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Nutrients. 2018 Aug 24;10(9). pii: E1155. doi: 10.3390/nu10091155.

Main Human Urinary Metabolites after Genipap (Genipa americana L.) Juice Intake.

Author information

1
Federal University of Pará & Centre for Valorization of Amazonian Bioactive Compounds (CVACBA), Parque de Ciência e Tecnologia Guamá, Avenida Perimetral da Ciência, km 01, Guamá 66075-750, Brazil. livia_dickson@yahoo.com.br.
2
Naturex SA, 250 rue Pierre Bayle, BP81218, 84911 Avignon CEDEX 9, France. livia_dickson@yahoo.com.br.
3
Centre International de Recherche Agronomique pour le Développement (CIRAD), Avenue Agropolis, TA50/PS4, 34398 Montpellier CEDEX 5, France. livia_dickson@yahoo.com.br.
4
Naturex SA, 250 rue Pierre Bayle, BP81218, 84911 Avignon CEDEX 9, France. m.tenon@naturex.com.
5
Aix Marseille Univ, INSERM, INRA, C2VN, CRIBIOM, 5-9, Boulevard Maurice Bourdet, CS 80501, 13205 Marseille CEDEX 01, France. ljubica.svilar@univ-amu.fr.
6
Naturex SA, 250 rue Pierre Bayle, BP81218, 84911 Avignon CEDEX 9, France. p.fancaberthon@naturex.com.
7
UMR Qualisud, Université d'Avignon, 301 rue Baruch de Spinoza, BP21239, 84916 Avignon CEDEX 9, France. raphael.lugan@univ-avignon.fr.
8
Aix Marseille Univ, INSERM, INRA, C2VN, CRIBIOM, 5-9, Boulevard Maurice Bourdet, CS 80501, 13205 Marseille CEDEX 01, France. jean-charles.martin@univ-amu.fr.
9
Centre International de Recherche Agronomique pour le Développement (CIRAD), Avenue Agropolis, TA50/PS4, 34398 Montpellier CEDEX 5, France. fabrice.vaillant@cirad.fr.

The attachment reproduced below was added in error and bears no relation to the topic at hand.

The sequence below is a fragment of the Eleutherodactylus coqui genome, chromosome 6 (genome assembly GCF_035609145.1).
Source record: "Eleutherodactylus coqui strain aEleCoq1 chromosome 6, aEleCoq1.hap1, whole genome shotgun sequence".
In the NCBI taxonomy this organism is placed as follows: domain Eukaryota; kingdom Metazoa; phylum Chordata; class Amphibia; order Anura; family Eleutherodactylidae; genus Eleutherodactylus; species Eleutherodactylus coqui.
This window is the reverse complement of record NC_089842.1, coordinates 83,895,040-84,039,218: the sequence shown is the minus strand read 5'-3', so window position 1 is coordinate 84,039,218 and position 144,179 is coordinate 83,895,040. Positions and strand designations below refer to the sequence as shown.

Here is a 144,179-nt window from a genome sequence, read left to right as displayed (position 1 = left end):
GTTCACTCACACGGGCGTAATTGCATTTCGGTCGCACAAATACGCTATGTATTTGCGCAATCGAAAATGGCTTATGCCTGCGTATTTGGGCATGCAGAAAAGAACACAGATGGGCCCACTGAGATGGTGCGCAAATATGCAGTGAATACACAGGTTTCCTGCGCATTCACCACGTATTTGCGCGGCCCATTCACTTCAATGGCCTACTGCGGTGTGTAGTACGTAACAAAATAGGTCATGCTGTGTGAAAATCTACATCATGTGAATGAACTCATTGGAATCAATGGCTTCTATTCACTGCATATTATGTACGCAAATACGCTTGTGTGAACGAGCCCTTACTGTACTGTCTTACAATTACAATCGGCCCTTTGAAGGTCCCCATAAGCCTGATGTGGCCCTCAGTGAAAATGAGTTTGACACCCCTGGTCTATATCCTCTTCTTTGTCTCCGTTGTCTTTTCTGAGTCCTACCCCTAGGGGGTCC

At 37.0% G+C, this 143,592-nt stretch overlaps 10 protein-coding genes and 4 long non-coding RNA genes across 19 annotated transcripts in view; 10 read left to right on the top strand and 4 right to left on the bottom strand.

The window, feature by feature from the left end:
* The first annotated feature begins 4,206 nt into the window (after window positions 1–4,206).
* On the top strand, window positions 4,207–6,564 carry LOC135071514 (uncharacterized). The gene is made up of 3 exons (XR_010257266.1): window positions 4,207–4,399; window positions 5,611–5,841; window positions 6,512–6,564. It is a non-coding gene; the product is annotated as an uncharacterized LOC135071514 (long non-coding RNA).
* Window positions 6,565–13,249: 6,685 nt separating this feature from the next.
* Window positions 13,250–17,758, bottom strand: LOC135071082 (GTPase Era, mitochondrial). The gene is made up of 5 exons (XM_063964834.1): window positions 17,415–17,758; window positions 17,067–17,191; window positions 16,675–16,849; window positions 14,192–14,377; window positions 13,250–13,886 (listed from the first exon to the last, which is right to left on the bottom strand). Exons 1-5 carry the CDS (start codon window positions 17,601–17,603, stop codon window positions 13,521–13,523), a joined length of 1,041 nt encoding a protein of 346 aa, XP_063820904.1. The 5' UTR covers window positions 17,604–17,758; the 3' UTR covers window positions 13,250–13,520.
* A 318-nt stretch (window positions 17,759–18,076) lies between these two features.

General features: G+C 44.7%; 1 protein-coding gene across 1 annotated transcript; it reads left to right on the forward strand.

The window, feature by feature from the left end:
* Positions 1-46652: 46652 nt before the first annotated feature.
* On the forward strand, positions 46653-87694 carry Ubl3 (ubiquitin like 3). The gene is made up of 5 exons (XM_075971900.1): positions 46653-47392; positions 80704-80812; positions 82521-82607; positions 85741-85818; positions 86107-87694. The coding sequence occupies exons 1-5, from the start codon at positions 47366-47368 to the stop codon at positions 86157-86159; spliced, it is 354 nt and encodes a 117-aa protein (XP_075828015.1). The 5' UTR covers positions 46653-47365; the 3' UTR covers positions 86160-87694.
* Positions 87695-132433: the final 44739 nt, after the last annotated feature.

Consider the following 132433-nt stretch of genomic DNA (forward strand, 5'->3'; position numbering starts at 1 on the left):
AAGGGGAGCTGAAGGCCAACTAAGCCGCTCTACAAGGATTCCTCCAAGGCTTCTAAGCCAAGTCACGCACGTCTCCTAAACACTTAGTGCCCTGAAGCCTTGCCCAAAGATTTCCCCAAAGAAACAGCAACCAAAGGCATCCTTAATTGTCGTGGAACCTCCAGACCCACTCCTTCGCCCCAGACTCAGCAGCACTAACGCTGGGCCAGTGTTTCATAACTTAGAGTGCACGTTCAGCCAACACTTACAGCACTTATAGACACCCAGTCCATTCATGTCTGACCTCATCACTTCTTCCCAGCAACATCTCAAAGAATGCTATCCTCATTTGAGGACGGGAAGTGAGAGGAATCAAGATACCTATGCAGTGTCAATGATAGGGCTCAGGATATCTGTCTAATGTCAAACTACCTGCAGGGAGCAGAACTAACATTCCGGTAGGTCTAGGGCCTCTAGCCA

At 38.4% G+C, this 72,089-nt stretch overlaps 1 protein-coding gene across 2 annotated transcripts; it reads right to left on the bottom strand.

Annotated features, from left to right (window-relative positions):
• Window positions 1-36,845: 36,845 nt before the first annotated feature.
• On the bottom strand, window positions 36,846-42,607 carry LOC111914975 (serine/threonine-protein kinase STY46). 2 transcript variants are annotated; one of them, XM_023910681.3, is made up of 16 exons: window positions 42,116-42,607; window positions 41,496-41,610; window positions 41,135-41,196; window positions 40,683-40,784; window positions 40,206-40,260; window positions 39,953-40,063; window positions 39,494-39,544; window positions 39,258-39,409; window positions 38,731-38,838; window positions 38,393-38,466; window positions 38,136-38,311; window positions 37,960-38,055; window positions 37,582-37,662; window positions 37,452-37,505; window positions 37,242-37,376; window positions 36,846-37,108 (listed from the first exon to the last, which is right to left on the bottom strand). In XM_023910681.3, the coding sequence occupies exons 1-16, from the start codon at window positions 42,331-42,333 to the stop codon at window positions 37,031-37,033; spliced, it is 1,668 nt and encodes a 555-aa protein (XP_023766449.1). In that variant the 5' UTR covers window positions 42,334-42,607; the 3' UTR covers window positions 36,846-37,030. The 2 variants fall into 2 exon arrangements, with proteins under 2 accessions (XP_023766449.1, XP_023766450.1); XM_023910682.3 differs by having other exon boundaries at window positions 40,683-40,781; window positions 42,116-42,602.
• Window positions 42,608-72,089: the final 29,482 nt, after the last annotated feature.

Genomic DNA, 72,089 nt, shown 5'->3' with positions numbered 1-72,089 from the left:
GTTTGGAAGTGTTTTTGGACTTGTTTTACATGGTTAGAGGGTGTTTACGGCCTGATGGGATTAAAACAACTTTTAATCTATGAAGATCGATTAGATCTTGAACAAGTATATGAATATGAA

10
Federal University of Pará & Centre for Valorization of Amazonian Bioactive Compounds (CVACBA), Parque de Ciência e Tecnologia Guamá, Avenida Perimetral da Ciência, km 01, Guamá 66075-750, Brazil. frutas@ufpa.br.

Abstract

Genipap (Genipa americana L.) is a native fruit from Amazonia that contains bioactive compounds with a wide range of bioactivities. However, the response to genipap juice ingestion in the human exposome has never been studied. To identify biomarkers of genipap exposure, the untargeted metabolomics approach in human urine was applied. Urine samples from 16 healthy male volunteers, before and after drinking genipap juice, were analyzed by liquid chromatography⁻high-resolution mass spectrometry. XCMS package was used for data processing in the R environment and t-tests were applied on log-transformed and Pareto-scaled data to select the significant metabolites. The principal component analysis (PCA) score plots showed a clear distinction between experimental groups. Thirty-three metabolites were putatively annotated and the most discriminant were mainly related to the metabolic pathways of iridoids and phenolic derivatives. For the first time, the bioavailability of genipap iridoids after human consumption is reported. Dihydroxyhydrocinnamic acid, (1R,6R)-6-hydroxy-2-succinylcyclohexa-2,4-diene-1-carboxylate, hydroxyhydrocinnamic acid, genipic acid, 12-demethylated-8-hydroxygenipinic acid, 3(7)-dehydrogenipinic acid, genipic acid glucuronide, nonate, and 3,4-dihydroxyphenylacetate may be considered biomarkers of genipap consumption. Human exposure to genipap reveals the production of derivative forms of bioactive compounds such as genipic and genipinic acid. These findings suggest that genipap consumption triggers effects on metabolic signatures.

KEYWORDS:

biomarker prediction; exposure; high-resolution mass spectrometry; iridoid; phenolic derivatives

PMID:
30149503
PMCID:
PMC6165415
DOI:
10.3390/nu10091155
[Indexed for MEDLINE]
Free PMC Article

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